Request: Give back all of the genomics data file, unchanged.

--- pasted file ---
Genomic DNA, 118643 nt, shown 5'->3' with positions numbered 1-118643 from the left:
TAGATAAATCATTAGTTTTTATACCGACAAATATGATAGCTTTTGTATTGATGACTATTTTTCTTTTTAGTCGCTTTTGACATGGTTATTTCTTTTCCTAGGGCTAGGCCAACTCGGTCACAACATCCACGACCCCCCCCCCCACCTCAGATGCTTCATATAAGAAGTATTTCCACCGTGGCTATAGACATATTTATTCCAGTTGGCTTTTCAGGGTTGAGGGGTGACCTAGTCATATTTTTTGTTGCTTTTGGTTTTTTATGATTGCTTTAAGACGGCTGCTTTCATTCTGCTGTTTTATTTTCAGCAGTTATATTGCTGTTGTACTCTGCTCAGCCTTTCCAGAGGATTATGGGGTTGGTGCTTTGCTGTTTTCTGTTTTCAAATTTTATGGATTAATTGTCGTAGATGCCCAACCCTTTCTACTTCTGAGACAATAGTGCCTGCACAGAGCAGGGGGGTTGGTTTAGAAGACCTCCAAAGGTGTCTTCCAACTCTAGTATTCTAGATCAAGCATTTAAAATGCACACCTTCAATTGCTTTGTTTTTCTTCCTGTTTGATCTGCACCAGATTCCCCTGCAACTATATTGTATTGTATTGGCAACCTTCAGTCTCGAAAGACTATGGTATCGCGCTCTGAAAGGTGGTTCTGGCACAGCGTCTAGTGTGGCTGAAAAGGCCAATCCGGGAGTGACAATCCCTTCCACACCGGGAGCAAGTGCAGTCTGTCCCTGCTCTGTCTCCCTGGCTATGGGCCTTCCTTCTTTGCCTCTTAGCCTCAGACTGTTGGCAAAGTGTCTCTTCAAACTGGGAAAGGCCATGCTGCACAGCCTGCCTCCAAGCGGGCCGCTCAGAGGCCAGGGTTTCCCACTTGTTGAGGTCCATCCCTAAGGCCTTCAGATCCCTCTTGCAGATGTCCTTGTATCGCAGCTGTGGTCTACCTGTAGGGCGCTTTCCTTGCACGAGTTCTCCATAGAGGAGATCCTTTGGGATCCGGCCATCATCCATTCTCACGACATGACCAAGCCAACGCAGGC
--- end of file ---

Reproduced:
Genomic DNA, 118643 nt, shown 5'->3' with positions numbered 1-118643 from the left:
TAGATAAATCATTAGTTTTTATACCGACAAATATGATAGCTTTTGTATTGATGACTATTTTTCTTTTTAGTCGCTTTTGACATGGTTATTTCTTTTCCTAGGGCTAGGCCAACTCGGTCACAACATCCACGACCCCCCCCCCCACCTCAGATGCTTCATATAAGAAGTATTTCCACCGTGGCTATAGACATATTTATTCCAGTTGGCTTTTCAGGGTTGAGGGGTGACCTAGTCATATTTTTTGTTGCTTTTGGTTTTTTATGATTGCTTTAAGACGGCTGCTTTCATTCTGCTGTTTTATTTTCAGCAGTTATATTGCTGTTGTACTCTGCTCAGCCTTTCCAGAGGATTATGGGGTTGGTGCTTTGCTGTTTTCTGTTTTCAAATTTTATGGATTAATTGTCGTAGATGCCCAACCCTTTCTACTTCTGAGACAATAGTGCCTGCACAGAGCAGGGGGGTTGGTTTAGAAGACCTCCAAAGGTGTCTTCCAACTCTAGTATTCTAGATCAAGCATTTAAAATGCACACCTTCAATTGCTTTGTTTTTCTTCCTGTTTGATCTGCACCAGATTCCCCTGCAACTATATTGTATTGTATTGGCAACCTTCAGTCTCGAAAGACTATGGTATCGCGCTCTGAAAGGTGGTTCTGGCACAGCGTCTAGTGTGGCTGAAAAGGCCAATCCGGGAGTGACAATCCCTTCCACACCGGGAGCAAGTGCAGTCTGTCCCTGCTCTGTCTCCCTGGCTATGGGCCTTCCTTCTTTGCCTCTTAGCCTCAGACTGTTGGCAAAGTGTCTCTTCAAACTGGGAAAGGCCATGCTGCACAGCCTGCCTCCAAGCGGGCCGCTCAGAGGCCAGGGTTTCCCACTTGTTGAGGTCCATCCCTAAGGCCTTCAGATCCCTCTTGCAGATGTCCTTGTATCGCAGCTGTGGTCTACCTGTAGGGCGCTTTCCTTGCACGAGTTCTCCATAGAGGAGATCCTTTGGGATCCGGCCATCATCCATTCTCACGACATGACCAAGCCAACGCAGGC